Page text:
Guideline 10: Execution of Request for MLAGuideline 8: Parallel Investigations

Guideline 9: Draft Request for Mutual Legal Assistance (MLA)

Share draft requests for MLA between the requesting and requested jurisdictions to confirm all requirements are met.

The execution of a request for MLA is subject to its compliance with the legislation of both the requesting and requested jurisdictions. While international conventions have mostly standardised requirements for requests for MLA, specific procedural and legal elements still vary from jurisdiction to jurisdiction. Additionally, language, content and format of a request for MLA, as well as evidentiary standards often differ from one jurisdiction to the next. Finally, an offence in one jurisdiction may not constitute an offence in another jurisdiction, which is likely to cause difficulties, as the fulfilment of the dual criminality requirement is a prerequisite before a request for MLA can be executed. Concerned jurisdictions should familiarise themselves, when necessary, with any guidelines or country specific information available when drafting a request for MLA.

Jurisdictions should establish contact with each other prior to sending a request for MLA to ensure that the request meets the applicable standards and is of appropriate quality, establish and maintain a level of mutual trust and understanding, and consequently increase the efficiency of the MLA procedure and the asset recovery process as a whole. Prior contacts often help to determine the best course of action and whether, for the particular case, draft requests for MLA should be shared before submitting them through formal channels.

Prior contacts also allows for better strategic planning. The requested jurisdiction(s) may alert the requesting jurisdiction about potential obstacles and challenges in relation to executing the request for MLA and thus be of better assistance throughout the asset recovery proceeding. Prior contact will further allow the requested jurisdiction to understand the sensitivities surrounding the criminal investigation in the requesting jurisdiction, thereby determining the priority and urgency of the request, and whether there is sufficient time to first review a draft request for MLA before its formal submission. When determining the sensitivities surrounding the criminal investigation, consideration should be given to the seriousness of the offence, the value of the assets, the stage of the investigation and the degree of public interest.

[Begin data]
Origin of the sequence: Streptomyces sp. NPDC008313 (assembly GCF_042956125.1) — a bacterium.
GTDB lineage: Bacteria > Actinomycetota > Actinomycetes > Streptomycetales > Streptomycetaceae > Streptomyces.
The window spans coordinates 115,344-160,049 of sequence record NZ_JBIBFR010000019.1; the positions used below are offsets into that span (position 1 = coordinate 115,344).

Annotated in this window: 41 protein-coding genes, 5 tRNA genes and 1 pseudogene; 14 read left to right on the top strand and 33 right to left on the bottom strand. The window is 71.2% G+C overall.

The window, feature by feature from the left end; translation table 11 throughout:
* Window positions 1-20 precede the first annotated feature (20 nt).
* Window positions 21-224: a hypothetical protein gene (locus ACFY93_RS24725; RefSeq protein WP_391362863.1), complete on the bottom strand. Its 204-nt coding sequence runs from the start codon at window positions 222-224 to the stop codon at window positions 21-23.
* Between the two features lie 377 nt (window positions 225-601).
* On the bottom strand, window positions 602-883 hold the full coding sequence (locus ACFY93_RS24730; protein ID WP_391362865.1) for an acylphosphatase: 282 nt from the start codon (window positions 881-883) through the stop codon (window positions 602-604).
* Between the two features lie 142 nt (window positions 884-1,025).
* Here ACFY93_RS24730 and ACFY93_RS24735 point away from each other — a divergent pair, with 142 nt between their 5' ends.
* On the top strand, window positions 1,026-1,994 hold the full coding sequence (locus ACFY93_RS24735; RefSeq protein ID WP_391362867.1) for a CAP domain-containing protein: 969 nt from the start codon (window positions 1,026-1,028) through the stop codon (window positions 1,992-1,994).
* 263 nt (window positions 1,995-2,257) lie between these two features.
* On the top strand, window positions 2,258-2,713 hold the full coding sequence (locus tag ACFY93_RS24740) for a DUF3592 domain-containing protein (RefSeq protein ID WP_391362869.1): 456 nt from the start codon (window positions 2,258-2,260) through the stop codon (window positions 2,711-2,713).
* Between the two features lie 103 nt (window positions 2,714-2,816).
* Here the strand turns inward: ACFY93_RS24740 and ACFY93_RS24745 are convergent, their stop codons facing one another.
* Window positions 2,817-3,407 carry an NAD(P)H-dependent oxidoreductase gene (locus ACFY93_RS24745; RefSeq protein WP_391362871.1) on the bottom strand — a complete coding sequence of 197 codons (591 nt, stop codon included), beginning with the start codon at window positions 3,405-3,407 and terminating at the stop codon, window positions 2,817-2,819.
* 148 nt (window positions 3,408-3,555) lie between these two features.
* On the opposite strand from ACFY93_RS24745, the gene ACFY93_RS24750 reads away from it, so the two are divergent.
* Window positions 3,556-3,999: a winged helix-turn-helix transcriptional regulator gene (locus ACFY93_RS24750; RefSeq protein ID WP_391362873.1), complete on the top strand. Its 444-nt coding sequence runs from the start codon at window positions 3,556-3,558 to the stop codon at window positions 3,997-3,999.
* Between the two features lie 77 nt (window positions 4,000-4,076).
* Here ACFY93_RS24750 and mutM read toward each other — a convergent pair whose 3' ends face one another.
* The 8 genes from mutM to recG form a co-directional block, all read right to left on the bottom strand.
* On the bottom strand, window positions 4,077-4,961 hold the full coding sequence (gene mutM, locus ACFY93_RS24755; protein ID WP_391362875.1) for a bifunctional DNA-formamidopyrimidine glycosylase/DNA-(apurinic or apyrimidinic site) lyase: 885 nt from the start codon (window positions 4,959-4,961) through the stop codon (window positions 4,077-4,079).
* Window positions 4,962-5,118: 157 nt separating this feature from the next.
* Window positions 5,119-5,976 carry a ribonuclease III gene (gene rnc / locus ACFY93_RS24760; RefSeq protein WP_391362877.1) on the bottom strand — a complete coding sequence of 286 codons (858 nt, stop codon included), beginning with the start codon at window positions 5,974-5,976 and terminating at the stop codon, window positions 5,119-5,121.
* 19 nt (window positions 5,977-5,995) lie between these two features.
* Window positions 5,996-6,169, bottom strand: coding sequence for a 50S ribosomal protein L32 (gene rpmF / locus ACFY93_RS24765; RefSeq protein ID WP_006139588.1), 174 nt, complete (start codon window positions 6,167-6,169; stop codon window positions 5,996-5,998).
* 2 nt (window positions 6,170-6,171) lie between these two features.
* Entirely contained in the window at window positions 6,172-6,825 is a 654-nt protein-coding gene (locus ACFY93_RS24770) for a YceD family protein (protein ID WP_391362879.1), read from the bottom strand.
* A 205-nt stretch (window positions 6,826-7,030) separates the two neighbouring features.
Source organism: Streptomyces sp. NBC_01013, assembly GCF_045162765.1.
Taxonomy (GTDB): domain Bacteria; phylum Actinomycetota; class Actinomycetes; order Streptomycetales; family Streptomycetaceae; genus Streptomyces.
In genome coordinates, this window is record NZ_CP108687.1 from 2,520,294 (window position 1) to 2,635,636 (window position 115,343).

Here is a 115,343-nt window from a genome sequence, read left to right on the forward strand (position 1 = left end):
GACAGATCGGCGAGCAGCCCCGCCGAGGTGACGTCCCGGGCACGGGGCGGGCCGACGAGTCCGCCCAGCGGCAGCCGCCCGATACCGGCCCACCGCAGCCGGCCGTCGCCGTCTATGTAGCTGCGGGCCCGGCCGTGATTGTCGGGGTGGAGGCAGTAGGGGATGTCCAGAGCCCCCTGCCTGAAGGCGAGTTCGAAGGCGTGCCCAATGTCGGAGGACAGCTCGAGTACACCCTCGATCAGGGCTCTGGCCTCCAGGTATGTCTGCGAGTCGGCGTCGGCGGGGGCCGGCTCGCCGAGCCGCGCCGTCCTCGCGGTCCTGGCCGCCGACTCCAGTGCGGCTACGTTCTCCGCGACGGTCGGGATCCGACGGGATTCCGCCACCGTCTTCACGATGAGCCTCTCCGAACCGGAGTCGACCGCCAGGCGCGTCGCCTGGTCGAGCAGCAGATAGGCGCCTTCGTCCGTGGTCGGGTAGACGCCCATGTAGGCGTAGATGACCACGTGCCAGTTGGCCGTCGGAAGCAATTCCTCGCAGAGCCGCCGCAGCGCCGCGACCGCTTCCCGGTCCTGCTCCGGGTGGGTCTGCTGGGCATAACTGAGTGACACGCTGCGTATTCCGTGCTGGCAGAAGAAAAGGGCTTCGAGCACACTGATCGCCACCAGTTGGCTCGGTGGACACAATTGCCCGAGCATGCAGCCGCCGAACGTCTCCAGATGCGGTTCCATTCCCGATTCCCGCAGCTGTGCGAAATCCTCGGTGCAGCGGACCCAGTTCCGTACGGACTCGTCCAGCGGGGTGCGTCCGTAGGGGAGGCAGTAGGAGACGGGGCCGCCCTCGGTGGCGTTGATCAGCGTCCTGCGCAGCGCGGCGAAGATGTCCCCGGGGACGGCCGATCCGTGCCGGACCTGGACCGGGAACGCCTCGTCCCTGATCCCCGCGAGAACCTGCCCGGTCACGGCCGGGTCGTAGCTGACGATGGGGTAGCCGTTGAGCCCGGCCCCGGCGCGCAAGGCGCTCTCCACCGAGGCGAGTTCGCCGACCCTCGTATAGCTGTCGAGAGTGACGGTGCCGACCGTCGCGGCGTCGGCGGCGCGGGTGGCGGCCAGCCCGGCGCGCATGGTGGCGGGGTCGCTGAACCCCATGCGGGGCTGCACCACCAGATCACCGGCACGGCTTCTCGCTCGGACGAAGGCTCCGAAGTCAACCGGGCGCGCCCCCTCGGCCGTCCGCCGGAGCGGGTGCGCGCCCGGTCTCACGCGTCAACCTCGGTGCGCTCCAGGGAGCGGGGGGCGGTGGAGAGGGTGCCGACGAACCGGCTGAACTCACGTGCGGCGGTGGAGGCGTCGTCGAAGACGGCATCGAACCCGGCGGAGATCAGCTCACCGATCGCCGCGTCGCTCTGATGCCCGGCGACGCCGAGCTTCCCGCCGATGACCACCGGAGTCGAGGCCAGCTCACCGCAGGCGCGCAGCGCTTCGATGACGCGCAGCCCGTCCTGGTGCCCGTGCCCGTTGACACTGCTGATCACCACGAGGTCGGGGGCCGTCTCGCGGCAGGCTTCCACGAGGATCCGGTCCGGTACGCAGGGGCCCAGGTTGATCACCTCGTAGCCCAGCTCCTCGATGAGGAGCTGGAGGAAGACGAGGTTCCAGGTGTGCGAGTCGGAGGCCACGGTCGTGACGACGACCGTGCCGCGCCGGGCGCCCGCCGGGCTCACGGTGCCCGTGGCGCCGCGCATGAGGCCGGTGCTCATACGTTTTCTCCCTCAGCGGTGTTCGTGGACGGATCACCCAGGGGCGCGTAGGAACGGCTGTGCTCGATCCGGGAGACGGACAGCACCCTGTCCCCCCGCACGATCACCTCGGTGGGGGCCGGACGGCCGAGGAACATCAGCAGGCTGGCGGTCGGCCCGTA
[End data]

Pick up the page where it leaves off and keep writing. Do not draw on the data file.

Prior revision of draft requests for MLA by the requested jurisdiction can save valuable time and other resources, allowing the concerned jurisdictions to use MLA as an effective and strategic tool to further criminal proceedings.

Where a revision of the draft requests for MLA by the requested jurisdiction is not required, the central authority of the requesting jurisdiction should review the draft request for MLA.

Requesting and requested jurisdictions should ensure follow-up to support the prompt execution of requests for MLA and periodic consultation on progress in domestic processes.

Concerned jurisdictions should ensure that they communicate with each other on a regular basis throughout the entire asset recovery process – even after a request for MLA has been formally submitted and then accepted by the requested jurisdiction. As requesting jurisdictions are often under enormous pressure to progress rapidly with cases, remaining in contact with requested jurisdictions while they analyse and eventually execute the requests will enable the requesting jurisdictions to have a realistic understanding of the timeframe within which they can expect the request to produce results. Being in contact during this phase will also enable the concerned jurisdictions to be aware early on of any hindering developments that may arise during the process. Continuous communication among concerned jurisdictions allows them to anticipate and plan for any further actions upon the completion of the initial request, such as the need for drafting of additional requests for MLA.

Step 1 Determine channel for transmission of request for MLA